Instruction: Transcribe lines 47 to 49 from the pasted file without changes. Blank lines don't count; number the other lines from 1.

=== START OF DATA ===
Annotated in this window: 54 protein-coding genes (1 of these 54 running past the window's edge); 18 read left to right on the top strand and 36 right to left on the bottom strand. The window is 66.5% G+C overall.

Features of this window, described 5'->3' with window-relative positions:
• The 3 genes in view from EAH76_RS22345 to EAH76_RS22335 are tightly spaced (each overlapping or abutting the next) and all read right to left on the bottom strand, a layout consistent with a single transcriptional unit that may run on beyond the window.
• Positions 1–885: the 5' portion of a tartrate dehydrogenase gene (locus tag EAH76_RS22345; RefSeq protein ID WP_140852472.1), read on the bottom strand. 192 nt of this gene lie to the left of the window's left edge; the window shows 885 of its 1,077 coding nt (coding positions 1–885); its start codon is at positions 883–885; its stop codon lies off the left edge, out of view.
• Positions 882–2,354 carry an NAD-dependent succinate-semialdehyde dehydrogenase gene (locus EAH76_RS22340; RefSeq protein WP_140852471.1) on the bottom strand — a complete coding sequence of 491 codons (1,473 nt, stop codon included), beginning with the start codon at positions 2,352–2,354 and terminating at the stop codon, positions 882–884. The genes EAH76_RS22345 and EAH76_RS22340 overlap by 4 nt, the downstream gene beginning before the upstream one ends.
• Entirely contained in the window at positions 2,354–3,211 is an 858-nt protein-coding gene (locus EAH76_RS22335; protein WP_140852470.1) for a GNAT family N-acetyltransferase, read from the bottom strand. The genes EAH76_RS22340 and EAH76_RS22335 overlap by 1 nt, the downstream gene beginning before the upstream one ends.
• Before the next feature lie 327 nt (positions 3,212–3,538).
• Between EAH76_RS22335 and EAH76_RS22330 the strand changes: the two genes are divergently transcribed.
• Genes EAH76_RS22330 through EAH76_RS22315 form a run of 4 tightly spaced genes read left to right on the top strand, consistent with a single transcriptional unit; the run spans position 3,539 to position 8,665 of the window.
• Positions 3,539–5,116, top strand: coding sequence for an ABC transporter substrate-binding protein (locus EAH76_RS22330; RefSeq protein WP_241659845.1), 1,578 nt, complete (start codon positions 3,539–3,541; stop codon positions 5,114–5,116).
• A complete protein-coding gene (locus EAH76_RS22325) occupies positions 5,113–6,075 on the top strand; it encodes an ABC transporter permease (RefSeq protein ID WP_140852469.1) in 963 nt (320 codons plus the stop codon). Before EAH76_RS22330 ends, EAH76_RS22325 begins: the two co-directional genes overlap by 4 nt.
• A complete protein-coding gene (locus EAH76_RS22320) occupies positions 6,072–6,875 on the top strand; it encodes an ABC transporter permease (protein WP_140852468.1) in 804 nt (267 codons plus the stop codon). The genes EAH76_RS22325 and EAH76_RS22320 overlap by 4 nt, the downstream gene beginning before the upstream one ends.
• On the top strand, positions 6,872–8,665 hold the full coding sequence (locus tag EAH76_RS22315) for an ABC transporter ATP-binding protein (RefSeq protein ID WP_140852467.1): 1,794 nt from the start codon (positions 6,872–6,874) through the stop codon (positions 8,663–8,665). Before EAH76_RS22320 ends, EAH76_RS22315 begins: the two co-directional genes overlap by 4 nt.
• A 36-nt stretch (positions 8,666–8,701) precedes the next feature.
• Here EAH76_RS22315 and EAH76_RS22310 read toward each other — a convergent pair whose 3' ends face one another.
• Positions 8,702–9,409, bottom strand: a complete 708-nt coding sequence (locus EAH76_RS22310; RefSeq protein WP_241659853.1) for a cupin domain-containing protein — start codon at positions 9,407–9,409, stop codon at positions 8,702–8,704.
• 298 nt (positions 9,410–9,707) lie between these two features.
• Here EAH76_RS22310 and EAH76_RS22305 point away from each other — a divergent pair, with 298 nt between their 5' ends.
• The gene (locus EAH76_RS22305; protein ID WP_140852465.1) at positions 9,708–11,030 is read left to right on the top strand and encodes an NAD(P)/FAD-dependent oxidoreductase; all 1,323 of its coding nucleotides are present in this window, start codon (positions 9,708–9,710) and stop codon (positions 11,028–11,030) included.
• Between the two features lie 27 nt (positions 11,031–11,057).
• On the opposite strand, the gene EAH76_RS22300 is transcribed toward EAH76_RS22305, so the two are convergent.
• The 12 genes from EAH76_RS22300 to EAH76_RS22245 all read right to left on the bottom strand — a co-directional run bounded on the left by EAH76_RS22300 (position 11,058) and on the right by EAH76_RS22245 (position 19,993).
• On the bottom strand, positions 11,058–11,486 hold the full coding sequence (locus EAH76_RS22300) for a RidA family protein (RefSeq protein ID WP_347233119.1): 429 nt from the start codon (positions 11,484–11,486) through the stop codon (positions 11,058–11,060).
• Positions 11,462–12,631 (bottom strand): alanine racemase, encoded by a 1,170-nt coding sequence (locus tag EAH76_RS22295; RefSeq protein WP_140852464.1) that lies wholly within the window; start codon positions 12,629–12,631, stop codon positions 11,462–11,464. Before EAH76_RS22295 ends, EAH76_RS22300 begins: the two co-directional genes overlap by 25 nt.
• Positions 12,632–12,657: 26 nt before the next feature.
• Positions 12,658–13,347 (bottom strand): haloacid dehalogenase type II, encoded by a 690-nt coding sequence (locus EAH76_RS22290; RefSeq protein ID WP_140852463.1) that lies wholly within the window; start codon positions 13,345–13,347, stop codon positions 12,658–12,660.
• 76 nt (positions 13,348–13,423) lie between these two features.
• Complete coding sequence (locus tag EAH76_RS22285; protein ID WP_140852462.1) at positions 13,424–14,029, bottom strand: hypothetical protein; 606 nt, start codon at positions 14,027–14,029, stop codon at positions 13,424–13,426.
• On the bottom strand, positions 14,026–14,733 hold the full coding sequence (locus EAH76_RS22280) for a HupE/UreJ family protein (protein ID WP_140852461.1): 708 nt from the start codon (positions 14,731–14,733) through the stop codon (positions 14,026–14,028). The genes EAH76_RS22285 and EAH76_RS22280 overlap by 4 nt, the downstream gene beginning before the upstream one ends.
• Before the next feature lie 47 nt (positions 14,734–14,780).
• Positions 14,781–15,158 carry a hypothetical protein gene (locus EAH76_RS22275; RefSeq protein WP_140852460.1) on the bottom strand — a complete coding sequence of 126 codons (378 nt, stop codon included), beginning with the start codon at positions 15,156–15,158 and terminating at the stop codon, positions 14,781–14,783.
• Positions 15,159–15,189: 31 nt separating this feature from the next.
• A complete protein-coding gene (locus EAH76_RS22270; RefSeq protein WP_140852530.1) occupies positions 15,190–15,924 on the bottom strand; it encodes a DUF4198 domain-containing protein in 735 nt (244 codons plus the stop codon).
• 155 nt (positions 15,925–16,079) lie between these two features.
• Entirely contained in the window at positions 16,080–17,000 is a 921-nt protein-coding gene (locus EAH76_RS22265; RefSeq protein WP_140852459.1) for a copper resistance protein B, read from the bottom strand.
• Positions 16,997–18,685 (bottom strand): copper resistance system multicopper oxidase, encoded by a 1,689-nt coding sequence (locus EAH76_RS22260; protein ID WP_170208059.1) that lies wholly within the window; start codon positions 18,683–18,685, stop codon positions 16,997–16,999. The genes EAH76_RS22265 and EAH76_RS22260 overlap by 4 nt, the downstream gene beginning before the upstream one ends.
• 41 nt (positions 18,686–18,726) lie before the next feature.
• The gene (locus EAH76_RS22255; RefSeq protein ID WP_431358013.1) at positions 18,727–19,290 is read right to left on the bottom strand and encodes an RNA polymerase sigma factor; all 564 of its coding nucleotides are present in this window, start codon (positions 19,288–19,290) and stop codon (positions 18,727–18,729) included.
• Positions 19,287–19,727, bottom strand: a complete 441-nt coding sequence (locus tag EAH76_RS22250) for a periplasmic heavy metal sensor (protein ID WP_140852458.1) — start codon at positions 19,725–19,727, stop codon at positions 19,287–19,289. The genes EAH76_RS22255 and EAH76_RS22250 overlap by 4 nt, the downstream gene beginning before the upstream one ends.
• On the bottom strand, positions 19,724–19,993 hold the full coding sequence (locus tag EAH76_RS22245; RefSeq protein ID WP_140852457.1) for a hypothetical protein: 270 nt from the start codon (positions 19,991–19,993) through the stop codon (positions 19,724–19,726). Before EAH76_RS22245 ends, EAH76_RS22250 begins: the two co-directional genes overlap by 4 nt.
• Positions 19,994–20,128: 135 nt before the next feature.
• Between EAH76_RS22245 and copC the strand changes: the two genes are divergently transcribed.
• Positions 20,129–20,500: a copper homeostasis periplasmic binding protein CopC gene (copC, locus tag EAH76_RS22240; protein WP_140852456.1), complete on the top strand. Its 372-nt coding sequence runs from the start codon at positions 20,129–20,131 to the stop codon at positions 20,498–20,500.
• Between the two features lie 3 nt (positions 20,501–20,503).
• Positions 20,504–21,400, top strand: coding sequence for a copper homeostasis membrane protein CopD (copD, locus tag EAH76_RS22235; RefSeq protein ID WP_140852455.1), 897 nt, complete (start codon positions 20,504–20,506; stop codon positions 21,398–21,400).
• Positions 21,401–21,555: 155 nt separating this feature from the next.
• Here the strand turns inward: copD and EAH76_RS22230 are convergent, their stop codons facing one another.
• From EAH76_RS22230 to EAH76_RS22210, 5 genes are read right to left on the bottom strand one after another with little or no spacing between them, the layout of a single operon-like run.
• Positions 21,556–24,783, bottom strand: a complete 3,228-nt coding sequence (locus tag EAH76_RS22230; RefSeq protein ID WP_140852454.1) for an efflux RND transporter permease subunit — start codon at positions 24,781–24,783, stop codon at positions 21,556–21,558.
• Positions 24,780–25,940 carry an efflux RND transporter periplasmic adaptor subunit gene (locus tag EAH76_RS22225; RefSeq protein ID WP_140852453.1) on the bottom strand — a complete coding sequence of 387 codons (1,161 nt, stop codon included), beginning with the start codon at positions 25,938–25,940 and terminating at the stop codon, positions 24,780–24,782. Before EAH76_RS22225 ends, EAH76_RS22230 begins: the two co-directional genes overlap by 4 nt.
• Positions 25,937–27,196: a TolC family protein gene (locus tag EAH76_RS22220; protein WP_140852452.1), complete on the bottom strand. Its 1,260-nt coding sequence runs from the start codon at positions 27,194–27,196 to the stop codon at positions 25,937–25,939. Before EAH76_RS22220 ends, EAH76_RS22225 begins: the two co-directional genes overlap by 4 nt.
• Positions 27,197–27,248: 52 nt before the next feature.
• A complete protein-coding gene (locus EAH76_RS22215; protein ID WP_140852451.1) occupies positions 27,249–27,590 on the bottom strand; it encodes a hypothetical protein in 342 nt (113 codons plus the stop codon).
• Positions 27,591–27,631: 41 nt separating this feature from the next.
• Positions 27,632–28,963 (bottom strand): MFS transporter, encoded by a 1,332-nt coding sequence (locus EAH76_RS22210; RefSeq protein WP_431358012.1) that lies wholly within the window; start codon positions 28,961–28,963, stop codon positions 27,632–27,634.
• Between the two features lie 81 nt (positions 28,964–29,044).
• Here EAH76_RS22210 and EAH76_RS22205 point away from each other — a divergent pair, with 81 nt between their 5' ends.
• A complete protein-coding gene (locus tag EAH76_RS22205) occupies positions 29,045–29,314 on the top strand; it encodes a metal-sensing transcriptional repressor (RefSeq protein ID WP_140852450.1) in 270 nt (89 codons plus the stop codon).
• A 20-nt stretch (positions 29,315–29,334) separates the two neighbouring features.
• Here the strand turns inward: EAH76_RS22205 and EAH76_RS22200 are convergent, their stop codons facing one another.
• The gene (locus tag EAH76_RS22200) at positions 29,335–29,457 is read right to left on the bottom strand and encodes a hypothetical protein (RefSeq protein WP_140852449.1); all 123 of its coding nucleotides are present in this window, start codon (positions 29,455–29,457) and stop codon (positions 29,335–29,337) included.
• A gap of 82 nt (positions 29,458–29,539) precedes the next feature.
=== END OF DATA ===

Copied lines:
• Here the strand turns inward: copD and EAH76_RS22230 are convergent, their stop codons facing one another.
• From EAH76_RS22230 to EAH76_RS22210, 5 genes are read right to left on the bottom strand one after another with little or no spacing between them, the layout of a single operon-like run.
• Positions 21,556–24,783, bottom strand: a complete 3,228-nt coding sequence (locus tag EAH76_RS22230; RefSeq protein ID WP_140852454.1) for an efflux RND transporter permease subunit — start codon at positions 24,781–24,783, stop codon at positions 21,556–21,558.